Not too long before his death in 1962, Boston Globe music critic Cyrus W. Durgin wrote the fascinating liner notes on the RCA Victor LP recording session for the Schumann Spring Symphony and Manfred Overture featuring Charles Munch(1891-1968) conducting the Boston Symphony.
Mr. Durgin is describing the chaotic details of musicians practicing, of cables and trunks of recording equipment strewn everywhere and of most of the 2,613 seats in Symphony Hall removed prior to this October morning as RCA’s recording team of Richard Mohr, Lewis Layton and audio administrator Al Pulley keep scurrying back and forth between the main floor and upstairs recording booth:
“Ten o’clock precisely. The seeming chaos of tuning stopped abruptly. Charles Munch, score and baton in hand, dressed not in his usual rehearsal jacket but in a beautifully tailored light gray suit, mounted the stand. Over the loudspeaker came the voice of Mr. Mohr. ‘Quiet, please….Stand by. ‘Then the code numbers of the first ‘take. ‘Dead, dead silence. A tiny red light, on a pedestal down at Dr. Munch’s right, winked on.
“From the horns and trumpets burst the first half of the opening theme of Schumann’s B-Flat Symphony. A large, commanding gesture from Munch brought in the whole orchestra in a tutti of richness, power and majesty. The second half of the theme, and so on through the introduction, exposition, free fantasy, recapitulation and coda which constitute the formal structure of the movement. ”
In the last paragraph, Mr. Durgin quotes from a couple of letters Schumann himself wrote on this Symphony:
“I wrote this Symphony towards the end of the winter of 1841, and, if I may say so, in the vernal passion that sways men until they are very old, and surprises them again with each year…”
To a conductor who was preparing the Spring Symphony for performance – “Could you infuse into your orchestra…a sort of longing for the Spring, which I had chiefly in mind when I wrote it?”
I own four copies of this recording – the mono and stereo LPs, a cassette and the CD set of Munch conducting 19th century German repertoire. With respect to the CD transfer which I initially thought superior to the LPs and cassette, I have now changed my mind and am quite thrilled by the stereo LP sound.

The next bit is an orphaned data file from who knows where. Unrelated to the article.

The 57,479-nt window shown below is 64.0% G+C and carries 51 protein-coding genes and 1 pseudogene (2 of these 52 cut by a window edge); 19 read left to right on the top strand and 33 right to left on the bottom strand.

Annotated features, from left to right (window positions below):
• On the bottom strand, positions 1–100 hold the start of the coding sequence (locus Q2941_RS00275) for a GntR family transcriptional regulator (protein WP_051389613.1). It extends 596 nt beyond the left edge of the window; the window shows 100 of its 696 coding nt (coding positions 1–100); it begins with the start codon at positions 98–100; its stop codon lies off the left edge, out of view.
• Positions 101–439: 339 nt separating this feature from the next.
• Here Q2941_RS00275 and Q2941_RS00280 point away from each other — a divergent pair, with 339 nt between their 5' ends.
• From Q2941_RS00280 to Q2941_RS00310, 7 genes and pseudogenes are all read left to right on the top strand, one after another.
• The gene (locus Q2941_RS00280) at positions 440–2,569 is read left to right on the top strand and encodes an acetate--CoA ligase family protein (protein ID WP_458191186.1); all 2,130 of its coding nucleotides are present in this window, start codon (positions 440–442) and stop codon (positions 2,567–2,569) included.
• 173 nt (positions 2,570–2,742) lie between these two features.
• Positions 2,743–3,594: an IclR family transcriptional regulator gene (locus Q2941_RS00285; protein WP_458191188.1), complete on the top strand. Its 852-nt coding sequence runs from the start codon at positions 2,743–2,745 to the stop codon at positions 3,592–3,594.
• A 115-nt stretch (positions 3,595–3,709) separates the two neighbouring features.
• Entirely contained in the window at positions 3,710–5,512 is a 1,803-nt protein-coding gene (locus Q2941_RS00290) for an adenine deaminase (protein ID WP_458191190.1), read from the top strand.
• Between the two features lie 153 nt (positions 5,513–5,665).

Schumann’s Manfred Overture was composed in 1848 and has a grim mood of tragedy pervading it but it is a very exciting piece into which Munch and the Boston Symphony musicians threw themselves with brilliant abandon.
Charles Munch wrote a book on conducting in which he stated that every individual standing in front of 100 or more players should feel “still struck to the heart by fear and panic…a formidable transport of anguish ” before a concert or recording session. Only then is a conductor truly making progress and advancing in understanding.
In rehearsals, Munch was meticulous about going over every note but when the recording session or concert occurred, he could really let loose and no two concerts were exactly alike.
A favorite piece of Munch was the Berlioz Symphonie Fantastique and, when on tour with the Boston Symphony, he conducted it ten times; according to one player, each performance was different and special, as though the piece was being heard for the first time.
Charles Munch replaced Serge Koussevitzky (1874-1951) as music director of the Boston Symphony in 1949 and was replaced by Erich Leinsdorf (1912-1993) in 1962. But he continued to guest conduct and record in the United States and Europe.
In 1967, France created the Orchestre de Paris and appointed Munch as music director. A year later, he was touring with that orchestra in this country, led a November 6 concert in Richmond, Virginia, and later that evening died of a heart attack at his hotel room. He was 77.
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